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The marshmallow test, designed by psychologist Walter Mischel, provided valuable insights into the concept of delayed grat...

What we learned from Walter Mischel, the late creator of the marshmallow test

The creator of the famed marshmallow test, Walter Mischel, died on Wednesday. He was 88 years old.

A lovely, outgoing and highly original guy, he was among the most prominent American psychologists of his, or any other, generation.

He also had a major impact on economics, since one of its key questions is how people assess value over time. That question raises the critical issue of delayed gratification, which is highly correlated with economic success.

Psychologist Walter Mischel died Wednesday at the age of 88. Psychologist Walter Mischel died Wednesday at the age of 88. Photo: Columbia University

Psychologist Walter Mischel died Wednesday at the age of 88. Photo: Columbia University

Mischel’s marshmallow test put young kids ages 4 to 6 in a room with a marshmallow, cookie or other treat. They were told, by someone they had gotten to know, that if they could resist eating the snack for 15 minutes, they would get a second and could then eat both.

We’ve followed Mischel’s work for years here on Making Sen$e, starting with my administering the marshmallow test to Grover on the Sesame St. back lot in 2011. (Our story elicited some gentle mockery from Steven Colbert.)

In that story, we reported that Mischel’s experiment had been run on 600 preschoolers at Stanford University and that most “wolfed down the little pillow of pleasure. But one-third delayed gratification long enough to get another. And that follow-up research found that the more temperate types had higher SAT scores as teens.”

We also reported an ongoing study of 1,000 random New Zealanders from birth to their 30s that produced even stronger findings.

As researcher Terrie Moffitt of Duke University told us, the children who “failed the test” as kids “are in deep financial trouble by their 30s.”

Those who were very self-controlled were doing well.

“They’re entrepreneurs. They have got retirement accounts. They own their own homes,” Moffitt said.

Those who had average self-control were right in the middle of the other two groups.

I asked if success at resisting the marshmallow correlated with their initial socioeconomic status?

No, said professor Moffitt.

“Self-control is clearly more important than the socioeconomic status of one’s family, the amount of money that one had growing up, and it’s more important than school grades, academic achievement, and it’s more important than scores on intelligence tests.”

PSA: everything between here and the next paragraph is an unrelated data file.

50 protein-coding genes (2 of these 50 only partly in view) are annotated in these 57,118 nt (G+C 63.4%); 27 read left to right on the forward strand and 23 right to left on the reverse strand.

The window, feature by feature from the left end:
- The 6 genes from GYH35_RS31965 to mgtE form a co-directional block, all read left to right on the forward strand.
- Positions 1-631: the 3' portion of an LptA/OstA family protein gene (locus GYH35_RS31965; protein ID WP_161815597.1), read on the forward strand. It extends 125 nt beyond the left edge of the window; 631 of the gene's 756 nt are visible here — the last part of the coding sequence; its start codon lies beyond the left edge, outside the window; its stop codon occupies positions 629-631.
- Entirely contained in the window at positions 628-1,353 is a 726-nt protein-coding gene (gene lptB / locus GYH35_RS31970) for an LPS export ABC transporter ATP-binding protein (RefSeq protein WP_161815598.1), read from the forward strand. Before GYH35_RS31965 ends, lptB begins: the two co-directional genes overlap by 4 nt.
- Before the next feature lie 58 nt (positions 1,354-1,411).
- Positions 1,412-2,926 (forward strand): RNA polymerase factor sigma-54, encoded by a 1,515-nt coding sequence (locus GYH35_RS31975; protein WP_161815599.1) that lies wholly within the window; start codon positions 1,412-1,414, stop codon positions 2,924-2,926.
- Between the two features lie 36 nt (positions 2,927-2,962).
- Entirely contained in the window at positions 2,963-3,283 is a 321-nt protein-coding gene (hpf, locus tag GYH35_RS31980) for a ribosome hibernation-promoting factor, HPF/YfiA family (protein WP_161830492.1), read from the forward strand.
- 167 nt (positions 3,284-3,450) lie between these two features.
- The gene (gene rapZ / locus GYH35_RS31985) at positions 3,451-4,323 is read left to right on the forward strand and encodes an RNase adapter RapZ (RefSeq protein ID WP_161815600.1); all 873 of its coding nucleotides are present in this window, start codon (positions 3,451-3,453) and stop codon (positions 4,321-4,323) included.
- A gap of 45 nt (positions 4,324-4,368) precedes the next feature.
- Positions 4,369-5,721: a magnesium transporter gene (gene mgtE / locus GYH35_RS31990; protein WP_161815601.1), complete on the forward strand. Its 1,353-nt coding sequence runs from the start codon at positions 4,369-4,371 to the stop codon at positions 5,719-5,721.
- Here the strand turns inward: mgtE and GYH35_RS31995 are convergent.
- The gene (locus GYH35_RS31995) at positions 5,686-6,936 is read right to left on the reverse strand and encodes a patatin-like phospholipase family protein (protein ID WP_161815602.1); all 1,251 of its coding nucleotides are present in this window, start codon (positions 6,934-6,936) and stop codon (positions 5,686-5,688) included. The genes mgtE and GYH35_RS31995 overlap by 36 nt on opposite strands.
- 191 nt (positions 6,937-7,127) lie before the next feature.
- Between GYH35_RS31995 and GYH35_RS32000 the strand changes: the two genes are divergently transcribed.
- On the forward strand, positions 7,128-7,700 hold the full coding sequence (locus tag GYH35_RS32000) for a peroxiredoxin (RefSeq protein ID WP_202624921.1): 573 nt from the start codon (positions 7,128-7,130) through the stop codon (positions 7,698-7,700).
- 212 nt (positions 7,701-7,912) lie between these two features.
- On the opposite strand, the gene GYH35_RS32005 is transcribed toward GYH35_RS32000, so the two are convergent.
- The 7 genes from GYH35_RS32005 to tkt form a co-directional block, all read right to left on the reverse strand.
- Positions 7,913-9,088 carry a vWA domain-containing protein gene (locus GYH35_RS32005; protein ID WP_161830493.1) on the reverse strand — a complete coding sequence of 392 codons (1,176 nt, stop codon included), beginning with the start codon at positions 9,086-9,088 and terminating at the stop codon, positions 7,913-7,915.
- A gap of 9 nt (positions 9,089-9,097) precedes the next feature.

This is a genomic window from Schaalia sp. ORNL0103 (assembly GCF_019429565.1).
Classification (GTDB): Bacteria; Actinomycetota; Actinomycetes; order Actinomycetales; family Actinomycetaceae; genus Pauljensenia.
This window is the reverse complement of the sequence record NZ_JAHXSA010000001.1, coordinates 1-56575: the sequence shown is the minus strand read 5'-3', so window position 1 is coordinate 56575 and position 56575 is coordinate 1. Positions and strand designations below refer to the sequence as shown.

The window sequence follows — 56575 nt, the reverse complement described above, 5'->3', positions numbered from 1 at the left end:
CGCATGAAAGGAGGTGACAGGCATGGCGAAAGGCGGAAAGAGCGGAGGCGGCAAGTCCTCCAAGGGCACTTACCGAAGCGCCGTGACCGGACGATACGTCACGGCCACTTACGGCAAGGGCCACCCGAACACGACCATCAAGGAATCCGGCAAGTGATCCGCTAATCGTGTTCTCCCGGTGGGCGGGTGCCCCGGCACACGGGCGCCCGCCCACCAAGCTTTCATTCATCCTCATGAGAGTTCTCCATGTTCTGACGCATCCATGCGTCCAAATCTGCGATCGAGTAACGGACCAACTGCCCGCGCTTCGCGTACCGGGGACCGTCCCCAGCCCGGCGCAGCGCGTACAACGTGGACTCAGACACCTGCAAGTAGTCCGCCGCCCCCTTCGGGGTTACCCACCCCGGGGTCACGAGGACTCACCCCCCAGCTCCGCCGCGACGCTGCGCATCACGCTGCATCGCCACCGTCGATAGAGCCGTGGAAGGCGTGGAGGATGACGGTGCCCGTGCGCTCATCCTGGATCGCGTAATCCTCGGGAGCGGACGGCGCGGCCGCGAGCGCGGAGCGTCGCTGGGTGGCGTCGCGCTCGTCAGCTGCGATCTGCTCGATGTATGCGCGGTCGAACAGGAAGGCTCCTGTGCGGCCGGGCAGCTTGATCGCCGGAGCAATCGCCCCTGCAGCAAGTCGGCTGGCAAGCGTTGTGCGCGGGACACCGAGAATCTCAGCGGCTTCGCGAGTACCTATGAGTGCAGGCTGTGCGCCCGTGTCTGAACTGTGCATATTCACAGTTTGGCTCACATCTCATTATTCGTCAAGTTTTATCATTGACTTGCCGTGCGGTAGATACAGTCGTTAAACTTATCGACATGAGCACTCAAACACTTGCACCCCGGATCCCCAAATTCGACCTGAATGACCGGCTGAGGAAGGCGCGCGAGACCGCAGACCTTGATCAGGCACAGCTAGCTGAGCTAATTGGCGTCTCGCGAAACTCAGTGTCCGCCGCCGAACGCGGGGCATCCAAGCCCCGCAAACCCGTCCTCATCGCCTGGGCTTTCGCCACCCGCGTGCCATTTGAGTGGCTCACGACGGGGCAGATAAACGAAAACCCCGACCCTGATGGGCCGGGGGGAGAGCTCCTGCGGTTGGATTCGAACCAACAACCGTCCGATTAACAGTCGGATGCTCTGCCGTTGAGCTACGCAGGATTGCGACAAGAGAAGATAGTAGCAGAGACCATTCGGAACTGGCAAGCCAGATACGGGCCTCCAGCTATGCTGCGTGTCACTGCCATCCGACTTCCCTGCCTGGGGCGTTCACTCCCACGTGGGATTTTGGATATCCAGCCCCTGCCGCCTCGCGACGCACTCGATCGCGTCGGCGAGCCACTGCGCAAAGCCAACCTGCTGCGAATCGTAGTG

A recent study revisiting the marshmallow test has once again raised the question of whether growing up in unstable environment might have had more of an effect on a child’s self-control than previously thought. We will leave you to read and assess those arguments for yourself.

In 2014, Walter Mischel published his first non-academic book: The Marshmallow Test. Its purpose was to explore the techniques that kids — or any of us — can use to pass the test; in short, learning how to delay gratification.

A key objective in writing the book was to reduce the economic inequality that a failure to delay gratification seems to bring with it. We aired an extended interview with him here on Making Sen$e.

And a few months later, on New Year’s Day, 2015, we ran a broadcast story with Mischel on how to keep your New Year’s resolutions.

“It is what we want and how we think about what we want that controls and regulates what we’re able to do,” Mischel said.

He recommended not only resisting a bad habit but having an alternative to put in its place, like ordering a fruit salad instead of chocolate mousse.

We followed up a week later by visiting a New York City public school based on Mischel’s thinking.

Behavioral psychologist/economist Dan Ariely summed up the importance of Mischel’s work for us back in 2011:

“Saving: good for the future. Right now, I want something else. Exercising: good for the future. Right now, I want to eat another slice of pizza. Think about sex. You can think about the amount of political leaders who have taken dramatic falls over immediate temptations. The idea of getting kids to go into the habit of saving earlier than we currently do, and that you’re giving them some rules of thumb about what’s appropriate, is incredibly important.”